Dear WJC Family,
Yesterday morning I had the pleasure of attending the first ever—and hopefully last ever—virtual Thanksgiving Diversity Breakfast. The presentations were as high quality as ever, the honorees were inspiring and I was moved and inspired. Thank you as ever to the Westchester-Fairfield AJC and Westchester Jewish Council, which are among the organizations that present this important program and insure its exceptional quality year in and year out.
This was my second year attending the breakfast and I again found it an inspiring lead-in to Thanksgiving. The breakfast was created as a reaction to 9/11. The organizers wanted to make a point, in the very face of hatred and violence, that what makes our nation and community strong and exceptional is the very diversity and broadminded values that were under attack.
The nineteen years since those horrifying attacks have been turbulent here in the U.S. and around the world, but one thing this breakfast reminds us is that even as we face difficult issues and realities, we are blessed to live in this country, to benefit from the rights and privileges it provides and to enjoy the resources we have. Our tradition teaches us that whatever we are blessed with, it is a mitzvah to share that with others. Therefore, I’d like to suggest that on this Thanksgiving we should both be grateful for these rights and privileges and also commit to protect them for everyone living in this great nation no matter his or her background. The theme of this year’s Diversity Breakfast was “…and justice for all.” This Thanksgiving let us fulfill the promise of the event and of this country by committing ourselves to “justice for all.”
These are indeed turbulent and even frightening times. The pandemic is becoming so severe they seem to be inventing new colors to represent the concentrations on the maps. This Thanksgiving, we should all pray for the welfare of all those infected by the virulent coronavirus, and we should recognize that we are all effected. It is a mitzvah to make good decisions about how we celebrate this year, to protect the lives of our families and of others. In that spirit Tami, the boys, and I will be staying home for Thanksgiving and having our Thanksgiving meal as just the six of us. Of course it is disappointing to not be with extended family, but I hope you will consider a similar course. Let’s help ensure that we and as many people as possible will be with us to celebrate Thanksgiving in person in 2021.
Hopefully you also saw the email yesterday with our “health & safety update.” Almost two weeks ago many of our minyanaires and clergy were required to quarantine following a positive test result for one person who attended services. Baruch HaShem there does not appear to have been any transmission and, as it said in yesterday’s email, that is a testament to the excellent guidance of our Covid-19 Task Force and our strict adherence to their policies. Sadly, the risk of quarantine and increased prevalence of COVID-19 infections in our area make it impractical to continue our daily, in-person minyan and Shabbat services at this time. On weeks with a bar or bat mitzvah service, we will be able to accommodate invited guests and any WJC members who wish to attend in-person services.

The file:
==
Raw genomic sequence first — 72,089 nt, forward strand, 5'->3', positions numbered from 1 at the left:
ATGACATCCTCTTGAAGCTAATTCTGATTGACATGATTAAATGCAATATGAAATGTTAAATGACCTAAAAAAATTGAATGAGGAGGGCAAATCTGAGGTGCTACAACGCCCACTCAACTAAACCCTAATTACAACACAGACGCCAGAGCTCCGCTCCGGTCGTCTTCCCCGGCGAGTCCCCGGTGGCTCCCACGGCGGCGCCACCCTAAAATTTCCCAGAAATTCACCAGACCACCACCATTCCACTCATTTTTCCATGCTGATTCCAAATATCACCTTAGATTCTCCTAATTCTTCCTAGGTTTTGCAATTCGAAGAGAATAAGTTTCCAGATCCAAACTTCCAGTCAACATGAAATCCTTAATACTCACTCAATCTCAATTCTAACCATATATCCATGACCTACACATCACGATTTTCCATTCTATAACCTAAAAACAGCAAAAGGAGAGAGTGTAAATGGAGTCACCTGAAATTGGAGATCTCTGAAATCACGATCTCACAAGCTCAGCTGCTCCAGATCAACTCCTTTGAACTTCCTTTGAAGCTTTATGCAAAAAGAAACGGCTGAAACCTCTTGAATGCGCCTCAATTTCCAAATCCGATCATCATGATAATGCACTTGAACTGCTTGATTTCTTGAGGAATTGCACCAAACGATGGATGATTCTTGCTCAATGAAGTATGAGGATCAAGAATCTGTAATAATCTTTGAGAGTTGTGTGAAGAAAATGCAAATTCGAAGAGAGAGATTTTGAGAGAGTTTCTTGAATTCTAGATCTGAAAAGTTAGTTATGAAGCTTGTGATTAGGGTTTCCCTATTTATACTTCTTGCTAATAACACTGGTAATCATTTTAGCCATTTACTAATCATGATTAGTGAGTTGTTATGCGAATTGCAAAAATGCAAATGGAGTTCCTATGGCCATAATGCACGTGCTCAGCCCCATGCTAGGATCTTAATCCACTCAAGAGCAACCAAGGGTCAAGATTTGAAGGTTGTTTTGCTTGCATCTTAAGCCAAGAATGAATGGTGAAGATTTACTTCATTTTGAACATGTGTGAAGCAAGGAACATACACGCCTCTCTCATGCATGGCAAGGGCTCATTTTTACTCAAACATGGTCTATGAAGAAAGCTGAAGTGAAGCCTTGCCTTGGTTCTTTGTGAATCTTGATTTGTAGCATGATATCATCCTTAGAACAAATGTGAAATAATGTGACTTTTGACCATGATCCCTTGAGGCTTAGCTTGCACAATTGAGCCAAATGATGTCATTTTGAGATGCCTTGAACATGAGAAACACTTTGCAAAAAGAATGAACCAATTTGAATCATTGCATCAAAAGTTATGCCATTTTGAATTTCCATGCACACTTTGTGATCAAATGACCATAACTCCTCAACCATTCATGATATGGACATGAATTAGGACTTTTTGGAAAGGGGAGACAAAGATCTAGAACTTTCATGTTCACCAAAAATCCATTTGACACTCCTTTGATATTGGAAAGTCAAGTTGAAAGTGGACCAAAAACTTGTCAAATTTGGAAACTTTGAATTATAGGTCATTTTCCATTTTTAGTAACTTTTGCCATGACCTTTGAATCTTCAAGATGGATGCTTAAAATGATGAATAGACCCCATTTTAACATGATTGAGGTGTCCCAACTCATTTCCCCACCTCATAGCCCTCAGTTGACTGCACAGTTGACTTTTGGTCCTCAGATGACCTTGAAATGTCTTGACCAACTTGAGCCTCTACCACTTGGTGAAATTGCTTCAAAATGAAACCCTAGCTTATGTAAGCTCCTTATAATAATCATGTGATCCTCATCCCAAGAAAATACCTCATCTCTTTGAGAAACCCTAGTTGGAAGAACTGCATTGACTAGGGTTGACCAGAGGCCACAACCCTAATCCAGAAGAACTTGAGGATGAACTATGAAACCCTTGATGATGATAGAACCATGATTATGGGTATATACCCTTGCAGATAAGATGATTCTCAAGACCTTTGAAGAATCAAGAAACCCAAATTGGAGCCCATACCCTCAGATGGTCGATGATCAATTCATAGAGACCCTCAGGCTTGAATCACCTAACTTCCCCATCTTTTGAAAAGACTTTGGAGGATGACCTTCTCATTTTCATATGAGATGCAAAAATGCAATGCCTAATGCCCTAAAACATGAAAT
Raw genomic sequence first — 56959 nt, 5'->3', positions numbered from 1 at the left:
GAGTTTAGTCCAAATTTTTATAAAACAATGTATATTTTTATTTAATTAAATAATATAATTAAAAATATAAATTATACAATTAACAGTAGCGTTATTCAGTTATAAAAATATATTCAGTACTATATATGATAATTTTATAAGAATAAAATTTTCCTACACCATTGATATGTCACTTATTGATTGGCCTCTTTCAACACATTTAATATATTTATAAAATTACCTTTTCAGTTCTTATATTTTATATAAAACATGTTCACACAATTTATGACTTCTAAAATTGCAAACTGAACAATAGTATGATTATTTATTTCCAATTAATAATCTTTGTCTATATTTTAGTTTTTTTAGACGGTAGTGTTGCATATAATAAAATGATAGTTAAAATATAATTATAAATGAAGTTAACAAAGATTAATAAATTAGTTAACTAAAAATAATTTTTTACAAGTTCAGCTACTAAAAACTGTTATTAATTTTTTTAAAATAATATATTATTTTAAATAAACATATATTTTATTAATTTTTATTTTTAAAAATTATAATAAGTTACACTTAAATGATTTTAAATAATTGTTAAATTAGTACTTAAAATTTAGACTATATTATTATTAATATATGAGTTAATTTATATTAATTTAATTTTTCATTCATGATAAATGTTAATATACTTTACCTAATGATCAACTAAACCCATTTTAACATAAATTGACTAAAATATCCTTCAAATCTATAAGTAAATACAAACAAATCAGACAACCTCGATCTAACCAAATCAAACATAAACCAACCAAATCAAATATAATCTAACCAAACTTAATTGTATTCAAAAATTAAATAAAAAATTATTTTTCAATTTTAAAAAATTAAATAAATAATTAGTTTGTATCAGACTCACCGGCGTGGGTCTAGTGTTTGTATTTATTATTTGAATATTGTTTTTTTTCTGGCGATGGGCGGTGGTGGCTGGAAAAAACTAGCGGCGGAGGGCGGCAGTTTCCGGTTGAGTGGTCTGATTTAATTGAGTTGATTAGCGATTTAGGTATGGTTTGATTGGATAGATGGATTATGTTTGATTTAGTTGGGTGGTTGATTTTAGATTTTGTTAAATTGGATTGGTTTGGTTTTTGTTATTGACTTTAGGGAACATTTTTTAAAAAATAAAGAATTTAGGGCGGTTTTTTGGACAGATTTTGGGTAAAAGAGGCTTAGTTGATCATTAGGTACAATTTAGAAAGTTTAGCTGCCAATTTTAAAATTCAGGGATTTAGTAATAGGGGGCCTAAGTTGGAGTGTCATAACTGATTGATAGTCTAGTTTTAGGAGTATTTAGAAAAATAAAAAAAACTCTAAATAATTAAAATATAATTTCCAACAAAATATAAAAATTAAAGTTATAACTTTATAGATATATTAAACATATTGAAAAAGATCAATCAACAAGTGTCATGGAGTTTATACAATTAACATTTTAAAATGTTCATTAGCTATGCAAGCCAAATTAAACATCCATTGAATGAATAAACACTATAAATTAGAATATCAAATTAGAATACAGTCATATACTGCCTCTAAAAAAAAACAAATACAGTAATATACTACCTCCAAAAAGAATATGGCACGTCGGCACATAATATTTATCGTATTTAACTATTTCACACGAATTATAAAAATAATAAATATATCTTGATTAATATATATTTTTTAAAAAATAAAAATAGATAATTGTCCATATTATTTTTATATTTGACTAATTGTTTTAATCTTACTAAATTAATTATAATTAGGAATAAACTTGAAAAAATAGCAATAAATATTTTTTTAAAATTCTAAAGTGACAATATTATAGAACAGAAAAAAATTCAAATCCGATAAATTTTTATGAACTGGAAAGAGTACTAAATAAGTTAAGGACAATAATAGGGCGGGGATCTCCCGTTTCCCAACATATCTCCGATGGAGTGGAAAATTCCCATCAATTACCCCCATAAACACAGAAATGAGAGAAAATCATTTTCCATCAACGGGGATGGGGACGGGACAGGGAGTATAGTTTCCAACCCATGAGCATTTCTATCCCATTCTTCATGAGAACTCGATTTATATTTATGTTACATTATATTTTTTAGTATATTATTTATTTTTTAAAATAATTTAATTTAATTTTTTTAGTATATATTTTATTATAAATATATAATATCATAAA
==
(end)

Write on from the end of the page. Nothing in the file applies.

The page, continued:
This was a painful decision for all those involved, though we always knew that we might have to return to virtual services for a period of time and it is why we worked so hard to make the most of in-person services when we could have them. I assure you that we will restart them just as soon as it is practical to do so. In the meantime, I hope you will join us at the virtual service opportunities we have been and will continue to be providing.
This Shabbat, those virtual services have some extra spirit as we will come together in Zoom with Temple Israel Center for our Kabbalat Shabbat service at 3:20 Friday afternoon (starting with weekday mincha). We are looking forward to davening not only with our clergy but also with Rabbi Shoshie and Rabbi Adir who is serving this year as a Rabbi in Residence at TIC. See the details for joining us below.
Saturday’s live stream begins at 8:30am (though you can log in before Shabbat and leave it) with Cantor Goldberg teaching on the parsha. His theme for the morning is, “What’s So Terrible about Esau?” He will then lead the P’sukaei d’Zimra and Shacharit service solo in the sanctuary. At 10:00am we will have a minyan as guests will be present to celebrate Rebecca Dubrow’s bat mitzvah, so those who prefer to say kaddish with a minyan present in person will have your opportunity. In weeks without a bar or bat mitzvah, we will not have a minyan present, but the clergy will still lead a service from the sanctuary. Unfortunately, Rabbi Dalton and I will still be in quarantine, so we will be participating and sending Rebecca our blessings on the live stream too.
At the end of Shabbat we will come together on Zoom for havdalah at 5:30pm. Also, I am very excited this week that Rabbi Dalton has recorded our weekly video drash—I can’t wait to watch it!
See you online,
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